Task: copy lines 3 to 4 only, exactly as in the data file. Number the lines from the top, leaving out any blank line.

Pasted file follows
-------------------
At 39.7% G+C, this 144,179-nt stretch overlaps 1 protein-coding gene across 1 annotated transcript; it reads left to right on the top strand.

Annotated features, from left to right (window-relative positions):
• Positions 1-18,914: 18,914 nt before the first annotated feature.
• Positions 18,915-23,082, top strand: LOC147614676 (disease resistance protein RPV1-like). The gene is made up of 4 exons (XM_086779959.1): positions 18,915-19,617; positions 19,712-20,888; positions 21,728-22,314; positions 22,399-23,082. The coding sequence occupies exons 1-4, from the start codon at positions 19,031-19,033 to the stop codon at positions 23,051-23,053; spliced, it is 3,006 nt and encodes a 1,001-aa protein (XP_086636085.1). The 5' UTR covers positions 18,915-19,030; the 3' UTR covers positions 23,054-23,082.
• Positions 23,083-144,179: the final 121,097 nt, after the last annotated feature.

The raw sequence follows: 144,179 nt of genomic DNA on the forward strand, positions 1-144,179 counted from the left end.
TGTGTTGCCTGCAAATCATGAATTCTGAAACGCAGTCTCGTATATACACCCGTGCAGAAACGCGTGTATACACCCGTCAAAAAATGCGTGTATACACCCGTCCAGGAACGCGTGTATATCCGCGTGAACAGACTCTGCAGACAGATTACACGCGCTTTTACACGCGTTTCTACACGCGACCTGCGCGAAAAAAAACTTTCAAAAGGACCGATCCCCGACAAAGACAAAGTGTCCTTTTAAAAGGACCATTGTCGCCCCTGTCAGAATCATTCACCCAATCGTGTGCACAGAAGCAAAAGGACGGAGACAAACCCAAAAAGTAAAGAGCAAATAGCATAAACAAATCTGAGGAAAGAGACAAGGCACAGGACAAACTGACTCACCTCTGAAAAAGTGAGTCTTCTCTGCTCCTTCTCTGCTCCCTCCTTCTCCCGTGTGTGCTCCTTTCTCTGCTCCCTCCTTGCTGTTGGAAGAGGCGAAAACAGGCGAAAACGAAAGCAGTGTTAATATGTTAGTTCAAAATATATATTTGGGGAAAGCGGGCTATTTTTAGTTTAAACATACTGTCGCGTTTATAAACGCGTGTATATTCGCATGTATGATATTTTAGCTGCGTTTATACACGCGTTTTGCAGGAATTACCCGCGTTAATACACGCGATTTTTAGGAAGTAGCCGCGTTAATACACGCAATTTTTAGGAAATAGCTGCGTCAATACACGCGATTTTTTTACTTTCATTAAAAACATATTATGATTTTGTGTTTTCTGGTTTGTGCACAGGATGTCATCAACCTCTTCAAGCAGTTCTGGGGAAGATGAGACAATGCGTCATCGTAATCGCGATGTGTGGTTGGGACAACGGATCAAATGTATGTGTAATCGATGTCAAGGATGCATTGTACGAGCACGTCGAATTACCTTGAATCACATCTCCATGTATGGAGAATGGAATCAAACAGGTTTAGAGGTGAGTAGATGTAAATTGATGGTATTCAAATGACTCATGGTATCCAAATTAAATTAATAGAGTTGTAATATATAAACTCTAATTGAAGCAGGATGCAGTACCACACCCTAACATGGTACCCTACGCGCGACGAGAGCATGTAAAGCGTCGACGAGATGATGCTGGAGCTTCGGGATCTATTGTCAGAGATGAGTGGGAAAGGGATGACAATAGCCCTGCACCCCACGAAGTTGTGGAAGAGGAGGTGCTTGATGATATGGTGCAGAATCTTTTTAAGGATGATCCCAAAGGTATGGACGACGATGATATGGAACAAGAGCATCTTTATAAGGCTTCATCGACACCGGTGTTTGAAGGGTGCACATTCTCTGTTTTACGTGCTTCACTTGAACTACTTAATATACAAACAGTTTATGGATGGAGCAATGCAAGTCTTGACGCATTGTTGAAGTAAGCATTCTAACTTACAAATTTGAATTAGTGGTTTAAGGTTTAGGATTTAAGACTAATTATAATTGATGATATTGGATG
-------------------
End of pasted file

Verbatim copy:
• Positions 1-18,914: 18,914 nt before the first annotated feature.
• Positions 18,915-23,082, top strand: LOC147614676 (disease resistance protein RPV1-like). The gene is made up of 4 exons (XM_086779959.1): positions 18,915-19,617; positions 19,712-20,888; positions 21,728-22,314; positions 22,399-23,082. The coding sequence occupies exons 1-4, from the start codon at positions 19,031-19,033 to the stop codon at positions 23,051-23,053; spliced, it is 3,006 nt and encodes a 1,001-aa protein (XP_086636085.1). The 5' UTR covers positions 18,915-19,030; the 3' UTR covers positions 23,054-23,082.